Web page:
Names of prominent people, including Nana Oye Lithur, Gender, Children and Social Protection Minister; Valerie Sawyer, Deputy Chief of Staff; Education Minister, Professor Jane Naana Opoku; Chief Executive of Ghana Cocobod, Stephen Opuni; Alfred Oko Vanderpuije, Accra MCE; Hanna Tetteh, Foreign Affairs and Regional Integration Minister, have been making the rounds as possible running mates.
The issue has become so topical in the party to the extent that the Director of Elections of NDC, Mr Samuel Ofosu Ampofo, last week said the matter is of no concern to the national executives of the party since who becomes the running mate to the President is the President’s prerogative, and they will not interfere.
Insiders who claim the President would prefer a woman to solidify his record on women’s empowerment say the running mate is expected to hold the position for just a term and then exit with President Mahama on January 7, 2021.
Loyalists of Vice-President Paa Kwesi Amissah-Arthur have also intensified their lobbying for him to be retained despite arguments that the Central Region has had its fair cake in the person of Professor John Evans Atta Mills and Amissah-Arthur.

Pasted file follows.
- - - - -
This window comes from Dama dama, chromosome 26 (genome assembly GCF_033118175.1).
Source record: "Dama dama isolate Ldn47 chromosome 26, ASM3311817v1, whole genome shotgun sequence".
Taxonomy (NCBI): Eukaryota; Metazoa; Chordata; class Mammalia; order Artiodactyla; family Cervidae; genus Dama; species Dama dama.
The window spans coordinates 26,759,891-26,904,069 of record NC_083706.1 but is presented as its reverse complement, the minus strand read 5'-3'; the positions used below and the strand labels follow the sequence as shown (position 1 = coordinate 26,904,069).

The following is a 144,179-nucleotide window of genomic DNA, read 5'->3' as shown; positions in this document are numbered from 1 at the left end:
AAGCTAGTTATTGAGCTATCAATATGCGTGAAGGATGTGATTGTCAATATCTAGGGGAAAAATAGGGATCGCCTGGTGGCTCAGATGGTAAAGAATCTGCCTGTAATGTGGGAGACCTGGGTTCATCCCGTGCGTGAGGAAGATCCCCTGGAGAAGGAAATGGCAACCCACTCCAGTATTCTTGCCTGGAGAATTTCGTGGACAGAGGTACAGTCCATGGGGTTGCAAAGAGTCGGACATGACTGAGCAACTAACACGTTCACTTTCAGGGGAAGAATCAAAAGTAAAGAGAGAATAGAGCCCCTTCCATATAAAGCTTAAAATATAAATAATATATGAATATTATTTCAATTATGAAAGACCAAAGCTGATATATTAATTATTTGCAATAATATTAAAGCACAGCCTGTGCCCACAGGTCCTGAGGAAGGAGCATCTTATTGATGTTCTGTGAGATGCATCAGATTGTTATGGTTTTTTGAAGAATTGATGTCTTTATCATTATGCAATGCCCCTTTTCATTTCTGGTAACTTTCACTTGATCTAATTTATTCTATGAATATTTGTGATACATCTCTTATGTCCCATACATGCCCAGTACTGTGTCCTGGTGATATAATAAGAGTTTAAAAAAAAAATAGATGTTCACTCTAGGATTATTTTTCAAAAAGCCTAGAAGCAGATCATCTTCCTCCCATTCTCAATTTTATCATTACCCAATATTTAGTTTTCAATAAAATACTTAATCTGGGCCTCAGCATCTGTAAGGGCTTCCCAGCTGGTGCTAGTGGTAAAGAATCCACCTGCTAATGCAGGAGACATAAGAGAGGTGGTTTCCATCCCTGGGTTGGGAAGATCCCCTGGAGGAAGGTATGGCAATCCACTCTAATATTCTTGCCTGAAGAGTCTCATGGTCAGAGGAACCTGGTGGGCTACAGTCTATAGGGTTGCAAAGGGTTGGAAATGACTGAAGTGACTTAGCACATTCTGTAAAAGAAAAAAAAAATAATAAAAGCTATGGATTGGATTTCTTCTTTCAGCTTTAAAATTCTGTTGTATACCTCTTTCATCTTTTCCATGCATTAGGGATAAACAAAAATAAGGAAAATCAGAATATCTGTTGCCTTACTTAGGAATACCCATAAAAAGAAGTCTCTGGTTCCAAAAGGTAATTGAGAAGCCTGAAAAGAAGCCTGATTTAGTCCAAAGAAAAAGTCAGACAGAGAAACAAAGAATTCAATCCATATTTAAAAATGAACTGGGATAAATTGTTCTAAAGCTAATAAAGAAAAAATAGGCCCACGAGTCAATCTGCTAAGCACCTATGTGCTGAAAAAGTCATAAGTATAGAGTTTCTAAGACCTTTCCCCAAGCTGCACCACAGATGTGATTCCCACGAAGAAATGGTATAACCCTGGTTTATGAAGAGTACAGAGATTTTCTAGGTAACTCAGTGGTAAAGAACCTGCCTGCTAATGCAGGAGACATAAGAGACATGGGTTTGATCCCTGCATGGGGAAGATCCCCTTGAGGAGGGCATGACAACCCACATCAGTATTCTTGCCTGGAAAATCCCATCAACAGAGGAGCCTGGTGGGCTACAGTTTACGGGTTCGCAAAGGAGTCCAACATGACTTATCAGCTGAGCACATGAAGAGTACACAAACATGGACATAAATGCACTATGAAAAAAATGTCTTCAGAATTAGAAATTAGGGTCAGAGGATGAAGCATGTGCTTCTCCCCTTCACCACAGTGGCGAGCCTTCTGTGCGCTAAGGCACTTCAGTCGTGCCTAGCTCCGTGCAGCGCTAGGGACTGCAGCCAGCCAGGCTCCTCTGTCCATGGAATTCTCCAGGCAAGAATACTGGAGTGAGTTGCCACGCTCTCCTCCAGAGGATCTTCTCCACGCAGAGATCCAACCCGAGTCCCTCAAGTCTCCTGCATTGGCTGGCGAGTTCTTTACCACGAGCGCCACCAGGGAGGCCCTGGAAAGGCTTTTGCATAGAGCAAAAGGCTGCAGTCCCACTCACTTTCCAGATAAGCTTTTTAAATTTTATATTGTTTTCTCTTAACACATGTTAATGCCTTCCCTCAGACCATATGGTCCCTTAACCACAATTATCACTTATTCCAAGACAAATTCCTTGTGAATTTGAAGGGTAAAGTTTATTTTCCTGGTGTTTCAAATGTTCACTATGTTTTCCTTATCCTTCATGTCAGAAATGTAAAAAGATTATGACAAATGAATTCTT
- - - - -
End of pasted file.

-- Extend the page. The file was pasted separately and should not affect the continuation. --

The outburst of Tawiah Boateng, Eastern Regional Chairman of NDC, to the effect that they need a credible person to partner President John Dramani Mahama suggests that he and those who share his views want Vice-President Paa Kwesi Amissah-Arthur dropped.
Rumours are rife that executives of the ruling party are uncomfortable with Vice-President Amissah-Arthur as running mate to the President going into the 2016 elections.
Reports say the party is looking for a partner who can lead them into the 2020 elections after Mr Mahama.
A group calling itself Ga-Dangbe Youth in the NDC says Gas have not had their fair share of national leadership.
According to them, since independence, no Ga indigene has ascended to the high office of President or Vice-President; therefore, it would be appropriate if NDC selects a Ga as running mate.
Changing Paa Kwesi Amissah-Arthur will feed into rumours that the party was not satisfied with his performance because he was accused of not being visible.
Critics will interpret the removal of the current Vice-President to mean that the party does not want to put forward Mr Amissah-Arthur as presidential candidate in 2020.